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Trends in STDs in the United States



Chlamydia Positivity among 15- to 24-Year-Old Women Tested in Family Planning Clinics, by State, 1999 Chlamydia is the most commonly reported infectious disease in the United States and may be one of the most dangerous sexually transmitted diseases among women today. While the disease can be easily cured with antibiotics, millions of cases go unrecognized. If left untreated, chlamydia can have severe consequences, particularly for women. Up to 40 percent of women with untreated chlamydia will develop pelvic inflammatory disease (PID), and one in five women with pid becomes infertile. Chlamydia also can cause prematurity, eye disease, and pneumonia in infants. Moreover, women infected with chlamydia are three to five times more likely to become infected with HIV, if exposed. Seventy-five percent of women and 50 percent of men with chlamydia have no symptoms. The majority of cases therefore go undiagnosed and unreported. The number of reported cases-about 660,000 cases in 1999-is merely the tip of the iceberg.

A Closer Look at Chlamydia 


A Closer Look at Chlamydia 

Chlamydia is widespread among the sexually active population, regardless of race, ethnicity, age, or gender. It is more concentrated among adolescents than any other STD with the highest rates seen among female adolescents. Data on male adolescents also reveal an alarming level of infection.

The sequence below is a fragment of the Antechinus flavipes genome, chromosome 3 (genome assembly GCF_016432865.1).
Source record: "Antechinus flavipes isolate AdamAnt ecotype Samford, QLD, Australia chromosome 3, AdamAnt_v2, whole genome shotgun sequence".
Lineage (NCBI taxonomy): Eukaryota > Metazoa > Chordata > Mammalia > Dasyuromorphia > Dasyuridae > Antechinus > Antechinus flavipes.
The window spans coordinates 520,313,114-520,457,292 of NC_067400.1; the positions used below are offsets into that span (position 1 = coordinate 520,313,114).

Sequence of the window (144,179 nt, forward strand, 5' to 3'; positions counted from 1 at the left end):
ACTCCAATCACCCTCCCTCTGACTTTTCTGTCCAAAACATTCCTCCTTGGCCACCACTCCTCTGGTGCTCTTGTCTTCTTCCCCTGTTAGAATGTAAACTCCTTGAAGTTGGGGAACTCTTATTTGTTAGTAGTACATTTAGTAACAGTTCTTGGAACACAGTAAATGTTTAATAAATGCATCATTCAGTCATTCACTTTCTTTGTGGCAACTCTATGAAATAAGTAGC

Forty percent of chlamydia cases are reported among young people, 15 to 19 years old. Reported prevalence among sexually active women is consistently more than five percent, with prevalence among teenage girls often exceeding 10 percent more than one in 10. And while the data are more limited for men, studies of adolescent males tested in high schools and other settings have found prevalence of more than five percent (Cohen, 1998; Ku, 1997). Recent studies and screening programs in multiple settings throughout the country come to the same conclusion: chlamydia continues to exact a devastating toll among our nation's young people.


Chlamydia is common among all races and ethnic groups, but prevalence is somewhat higher among racial and ethnic minorities, most likely due to the lack of access to screening and treatment programs.


Chlamydia prevalence remains higher in areas without longstanding screening and treatment programs. The highest rates are reported in the southern states. In 1999, seven out of the 10 states with the highest rates were located in the southern region of the United States. If the level of screening and treatment continues to increase, the disease will most likely decline in women across the nation.

This report is from the United States Department of Health and Human Services (US DHHS), Centers for Disease Control and Prevention (CDC), National Center for HIV, STD and TB Prevention (NCHSTP), web site (at and at as of July 6, 2004.
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This page last reviewed: Tuesday, July 21, 2015
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